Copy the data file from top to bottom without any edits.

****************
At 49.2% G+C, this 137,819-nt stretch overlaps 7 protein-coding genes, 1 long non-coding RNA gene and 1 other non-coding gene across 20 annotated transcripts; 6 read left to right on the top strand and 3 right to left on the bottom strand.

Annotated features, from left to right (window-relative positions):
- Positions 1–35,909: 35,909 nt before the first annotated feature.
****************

At 49.2% G+C, this 137,819-nt stretch overlaps 7 protein-coding genes, 1 long non-coding RNA gene and 1 other non-coding gene across 20 annotated transcripts; 6 read left to right on the top strand and 3 right to left on the bottom strand.

Annotated features, from left to right (window-relative positions):
- Positions 1–35,909: 35,909 nt before the first annotated feature.